Fraud is different from Waste and Abuse, and most technology solutions don’t adequately address either issue.

Think you know how to manage fraud, waste and abuse at your healthcare organization? CMS doesn’t agree. In fact, the promises of change and reform coming from CMS and GAO suggest that our government doesn’t feel that healthcare organizations are adequately managing fraud, waste and abuse at all.

The data we have supports this. FWA estimates are in the billions. Vendors who sell you components of fraud, waste and abuse management programs are doing you a small disservice if they market it as a total solution. They know as we do that, without system visibility, health plans and managed care organizations can only hope to control FWA – not eliminate it.

We aren’t suggesting that you shouldn’t work with technology vendors and third-party business partners – not at all. What we are saying, however, is that health plans need to do more than casually plug in a piece of technology or adjunct services with the hopes it will improve their FWA efforts. A more robust, proactive method is required to eradicate fraud, waste and abuse in your health organization.

The Confusion Surrounding “Overpayments”

By 2026, at least 7% of healthcare spending is expected to be made up of some sort of overpayments. That’s $400 billion. But “overpayments” is a broad term that encompasses everything from mistakes to intentional fraud. Though fraud makes the headlines, the greater percentage of cases – and far costlier to the health plan – are incidents of waste and abuse. And they must be handled differently.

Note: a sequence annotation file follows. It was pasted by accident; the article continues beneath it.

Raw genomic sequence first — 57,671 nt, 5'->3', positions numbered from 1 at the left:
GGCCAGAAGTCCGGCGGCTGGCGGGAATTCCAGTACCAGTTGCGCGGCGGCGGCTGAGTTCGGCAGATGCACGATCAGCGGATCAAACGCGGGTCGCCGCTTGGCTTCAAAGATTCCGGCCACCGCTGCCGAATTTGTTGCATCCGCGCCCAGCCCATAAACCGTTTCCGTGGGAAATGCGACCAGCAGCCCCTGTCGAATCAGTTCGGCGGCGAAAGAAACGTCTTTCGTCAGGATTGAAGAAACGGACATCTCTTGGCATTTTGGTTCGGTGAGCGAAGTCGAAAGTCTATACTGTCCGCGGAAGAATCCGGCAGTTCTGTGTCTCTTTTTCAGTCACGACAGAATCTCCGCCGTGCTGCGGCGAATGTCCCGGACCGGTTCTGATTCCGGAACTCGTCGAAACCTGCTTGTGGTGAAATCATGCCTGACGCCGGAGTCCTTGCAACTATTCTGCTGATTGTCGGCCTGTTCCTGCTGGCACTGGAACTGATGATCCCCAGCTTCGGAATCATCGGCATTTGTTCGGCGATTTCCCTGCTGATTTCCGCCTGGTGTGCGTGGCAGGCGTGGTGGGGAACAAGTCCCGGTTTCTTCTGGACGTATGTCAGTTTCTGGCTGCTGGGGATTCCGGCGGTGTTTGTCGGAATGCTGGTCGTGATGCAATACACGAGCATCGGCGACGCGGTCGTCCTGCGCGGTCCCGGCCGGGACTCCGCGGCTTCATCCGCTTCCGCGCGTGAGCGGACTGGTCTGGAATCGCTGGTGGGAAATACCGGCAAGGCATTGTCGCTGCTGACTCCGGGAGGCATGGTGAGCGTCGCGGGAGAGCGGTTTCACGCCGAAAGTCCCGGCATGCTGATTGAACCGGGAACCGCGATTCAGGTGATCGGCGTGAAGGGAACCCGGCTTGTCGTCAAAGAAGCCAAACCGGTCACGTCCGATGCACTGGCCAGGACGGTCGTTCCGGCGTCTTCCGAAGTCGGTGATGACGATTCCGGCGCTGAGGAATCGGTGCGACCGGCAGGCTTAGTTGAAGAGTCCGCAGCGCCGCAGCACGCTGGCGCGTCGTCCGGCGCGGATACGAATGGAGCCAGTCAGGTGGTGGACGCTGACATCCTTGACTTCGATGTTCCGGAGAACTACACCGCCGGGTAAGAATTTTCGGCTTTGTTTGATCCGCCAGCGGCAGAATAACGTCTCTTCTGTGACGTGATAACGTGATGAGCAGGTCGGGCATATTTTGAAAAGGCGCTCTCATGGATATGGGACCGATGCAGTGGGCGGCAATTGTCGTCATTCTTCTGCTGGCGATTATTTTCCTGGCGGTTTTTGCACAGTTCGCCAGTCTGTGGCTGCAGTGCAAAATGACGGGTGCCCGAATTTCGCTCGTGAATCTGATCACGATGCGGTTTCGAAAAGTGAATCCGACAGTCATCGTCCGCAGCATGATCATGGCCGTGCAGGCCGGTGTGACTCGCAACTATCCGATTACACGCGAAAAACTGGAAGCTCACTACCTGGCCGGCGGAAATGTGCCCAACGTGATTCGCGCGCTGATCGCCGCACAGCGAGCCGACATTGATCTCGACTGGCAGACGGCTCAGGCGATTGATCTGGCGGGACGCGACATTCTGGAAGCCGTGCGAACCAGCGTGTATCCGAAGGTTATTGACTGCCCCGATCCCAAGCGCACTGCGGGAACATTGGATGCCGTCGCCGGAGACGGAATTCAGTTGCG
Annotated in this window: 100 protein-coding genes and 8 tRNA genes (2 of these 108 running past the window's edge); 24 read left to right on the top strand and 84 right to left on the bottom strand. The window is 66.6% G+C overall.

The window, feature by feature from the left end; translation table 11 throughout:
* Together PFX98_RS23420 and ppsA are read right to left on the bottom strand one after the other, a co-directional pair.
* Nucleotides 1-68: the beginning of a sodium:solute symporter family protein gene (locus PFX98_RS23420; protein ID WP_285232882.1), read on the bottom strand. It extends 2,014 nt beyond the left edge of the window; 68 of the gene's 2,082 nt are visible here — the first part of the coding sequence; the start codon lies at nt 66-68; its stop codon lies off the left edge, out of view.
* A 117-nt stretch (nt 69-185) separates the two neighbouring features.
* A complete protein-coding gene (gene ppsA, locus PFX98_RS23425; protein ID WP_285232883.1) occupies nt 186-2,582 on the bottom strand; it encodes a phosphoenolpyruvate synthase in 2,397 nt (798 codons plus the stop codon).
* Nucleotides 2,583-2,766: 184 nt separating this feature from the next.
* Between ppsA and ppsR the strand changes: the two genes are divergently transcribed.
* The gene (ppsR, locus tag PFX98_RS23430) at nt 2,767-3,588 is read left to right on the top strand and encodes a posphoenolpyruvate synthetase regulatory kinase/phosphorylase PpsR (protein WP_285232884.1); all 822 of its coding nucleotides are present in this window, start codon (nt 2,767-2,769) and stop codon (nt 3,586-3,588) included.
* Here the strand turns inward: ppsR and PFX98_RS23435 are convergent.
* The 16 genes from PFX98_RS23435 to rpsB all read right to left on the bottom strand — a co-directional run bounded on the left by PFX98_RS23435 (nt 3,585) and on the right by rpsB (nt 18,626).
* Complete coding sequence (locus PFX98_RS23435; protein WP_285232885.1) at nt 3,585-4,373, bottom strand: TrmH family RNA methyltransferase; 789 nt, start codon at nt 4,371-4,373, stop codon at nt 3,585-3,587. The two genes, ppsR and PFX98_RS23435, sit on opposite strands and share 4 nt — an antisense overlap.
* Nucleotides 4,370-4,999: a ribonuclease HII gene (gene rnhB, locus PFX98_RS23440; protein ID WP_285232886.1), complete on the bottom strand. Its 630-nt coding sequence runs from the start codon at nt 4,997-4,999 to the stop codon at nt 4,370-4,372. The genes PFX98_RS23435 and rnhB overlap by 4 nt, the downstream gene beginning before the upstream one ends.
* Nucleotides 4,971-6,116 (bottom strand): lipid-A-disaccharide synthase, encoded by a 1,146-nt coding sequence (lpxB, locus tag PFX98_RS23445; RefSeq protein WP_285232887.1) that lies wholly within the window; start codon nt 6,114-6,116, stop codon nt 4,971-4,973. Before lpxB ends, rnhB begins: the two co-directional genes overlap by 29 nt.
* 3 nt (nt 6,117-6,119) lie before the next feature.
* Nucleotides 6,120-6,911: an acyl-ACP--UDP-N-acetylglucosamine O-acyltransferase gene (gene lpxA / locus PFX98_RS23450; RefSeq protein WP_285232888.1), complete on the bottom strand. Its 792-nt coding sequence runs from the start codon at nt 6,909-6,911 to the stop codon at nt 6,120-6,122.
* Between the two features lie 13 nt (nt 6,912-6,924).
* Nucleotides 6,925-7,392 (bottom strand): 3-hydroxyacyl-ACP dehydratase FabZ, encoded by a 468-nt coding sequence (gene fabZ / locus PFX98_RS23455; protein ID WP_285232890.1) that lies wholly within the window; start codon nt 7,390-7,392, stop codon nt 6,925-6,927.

Going back to our earlier point, a health plan must be fully aware that programs to manage fraud, waste and abuse are only a piece of the puzzle. The key to gaining traction at your health plan is visibility. This is why CMS and GAO promote interoperability; they understand that with access to a broader picture (one that is accurate in real-time), you are less likely to get hung up in waste areas like administrative complexity.

We have explored the differences between fraud, waste and abuse in previous blog articles (here and here). To summarize, the primary difference between incorrect payments is intent. Fraud and abuse are categorized as illicit, but only fraud is recognized as willful. Together, fraud and abuse account for7% of healthcare spending. Waste, however, is excessive cost tied to administrative complexity, poor processes, paying costs to suppliers that are too high, and other wasteful spending practices. Clinical waste alone accounts for 14% of healthcare spending. But these are just examples to showcase the breadth of this problem.

In truth, there’s a lot that many health plans don’t know about fraud, waste and abuse – and it’s costing them millions.

What You Don’t Know About FWA – And How to Fix It

In order to fully solve the overpayment crisis in America – including fraud, waste and abuse – health organizations need to shine a light on the areas of this problem that remain uncovered. In 2016, CMS estimated the Medicaid improper payment rate at 10.5% or $36 billion.

A good FWA solution, integrated as part of a broader overpayment prevention program, should be able to make quick progress of identifying leakage at your healthcare organization. Here’s what you don’t know about FWA – and how to fix it:

Waste is Eliminated with Efficiency